Copper

Copper may be about to breakout.  The $270 level was clearly defined resistance in late November and early December and on January 13th and 17th.  Now that level may be breaking. 

If it does I think it could rally to $300 because I don't see any clearly defined resistance until we reach that level. $300 was an important bottom in 2011, the summer of 2013, and most of 2014.

This dynamic can be played in the equity market by using COPX...the Global X Copper Miners ETF.  It isn't exactly correlated but it is close enough to get the job done.  It gapped up through resistance around the $23.25 level yesterday.  A possible strategy would be to buy it with $23.25 as an initial stop out level.  Sell it when Copper gets up into the $290s. 

I'm going to buy COPX this morning after the open because it seems like the economy is starting to pick up some steam as the market trades at all-times highs, and this is Bullish for Copper.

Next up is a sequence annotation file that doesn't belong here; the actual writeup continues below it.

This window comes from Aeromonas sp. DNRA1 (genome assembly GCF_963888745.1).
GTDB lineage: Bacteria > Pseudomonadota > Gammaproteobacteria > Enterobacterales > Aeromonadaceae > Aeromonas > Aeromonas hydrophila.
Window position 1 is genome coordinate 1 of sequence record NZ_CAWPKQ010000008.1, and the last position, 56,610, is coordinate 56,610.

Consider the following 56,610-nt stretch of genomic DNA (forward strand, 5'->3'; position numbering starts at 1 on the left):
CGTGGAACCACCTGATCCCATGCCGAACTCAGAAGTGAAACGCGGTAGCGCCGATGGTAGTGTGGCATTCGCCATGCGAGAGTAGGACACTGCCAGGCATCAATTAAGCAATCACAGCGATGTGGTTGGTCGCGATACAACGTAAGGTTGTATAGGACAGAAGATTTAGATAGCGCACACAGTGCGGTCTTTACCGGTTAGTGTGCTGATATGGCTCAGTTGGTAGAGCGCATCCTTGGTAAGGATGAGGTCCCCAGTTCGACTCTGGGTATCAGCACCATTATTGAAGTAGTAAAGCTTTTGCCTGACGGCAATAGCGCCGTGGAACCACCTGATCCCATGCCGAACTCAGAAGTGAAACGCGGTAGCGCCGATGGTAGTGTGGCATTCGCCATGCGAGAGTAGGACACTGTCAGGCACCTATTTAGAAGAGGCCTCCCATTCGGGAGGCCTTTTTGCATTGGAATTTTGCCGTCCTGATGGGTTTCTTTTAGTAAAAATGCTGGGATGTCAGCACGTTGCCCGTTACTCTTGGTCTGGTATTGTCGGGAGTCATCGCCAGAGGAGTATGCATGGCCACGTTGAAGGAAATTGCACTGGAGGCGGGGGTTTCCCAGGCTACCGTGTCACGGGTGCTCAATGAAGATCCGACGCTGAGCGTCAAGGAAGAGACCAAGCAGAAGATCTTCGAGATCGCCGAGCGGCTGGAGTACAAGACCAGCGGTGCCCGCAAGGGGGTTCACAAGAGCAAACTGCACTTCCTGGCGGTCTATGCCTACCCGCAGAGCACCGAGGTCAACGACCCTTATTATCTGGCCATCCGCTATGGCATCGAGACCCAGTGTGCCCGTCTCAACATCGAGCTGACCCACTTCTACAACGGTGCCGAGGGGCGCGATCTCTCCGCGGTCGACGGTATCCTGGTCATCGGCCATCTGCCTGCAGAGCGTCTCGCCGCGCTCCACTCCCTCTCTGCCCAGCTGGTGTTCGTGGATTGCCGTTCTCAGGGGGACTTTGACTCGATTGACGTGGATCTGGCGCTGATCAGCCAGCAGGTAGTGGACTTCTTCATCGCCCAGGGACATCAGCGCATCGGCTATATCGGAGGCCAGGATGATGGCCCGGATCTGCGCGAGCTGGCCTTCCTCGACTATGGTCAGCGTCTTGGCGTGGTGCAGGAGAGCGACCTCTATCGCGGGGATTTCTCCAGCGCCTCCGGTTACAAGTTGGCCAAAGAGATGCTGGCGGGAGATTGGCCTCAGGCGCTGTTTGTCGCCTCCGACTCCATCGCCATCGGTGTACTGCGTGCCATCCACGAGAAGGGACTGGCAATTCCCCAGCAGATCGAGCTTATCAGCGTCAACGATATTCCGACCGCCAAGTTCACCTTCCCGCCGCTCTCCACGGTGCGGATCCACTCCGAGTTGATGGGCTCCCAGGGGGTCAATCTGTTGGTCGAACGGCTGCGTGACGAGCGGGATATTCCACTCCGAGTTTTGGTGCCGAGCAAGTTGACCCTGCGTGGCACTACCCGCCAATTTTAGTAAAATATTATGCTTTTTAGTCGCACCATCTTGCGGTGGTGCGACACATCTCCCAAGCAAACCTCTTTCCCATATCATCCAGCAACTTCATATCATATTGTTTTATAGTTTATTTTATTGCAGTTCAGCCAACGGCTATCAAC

Escondida copper mine in the Atacama Desert in Northern Chile is currently the world's largest copper mine by reserve. The mine contained more than 32 million tonnes (Mt) of recoverable copper reserves at the end of 2012.

Escondida is also the world's largest copper producing mine - in the financial year ending June 2013 output stood at 1.1 million tonnes (Mt), accounting for about five percent of global copper production.

BHP-Billiton operates the Escondida mine, holding 57.5% interest. Other stakeholders include Rio Tinto (30%), a Japanese consortium headed by Mitsubishi (ten percent) and the International Finance Corporation (2.5%).

The mine has been in operation since late 1990 and is currently one of the 10 deepest open-pit mines in the world. The reserve life of Escondida is estimated to be 54 years.

Copper concentrate is produced from sulphide ore of the mine through floatation. The mine also produces copper cathodes from oxide and sulphide leach ore. Sulphide ore comprises more than 82% of the mine's copper reserves.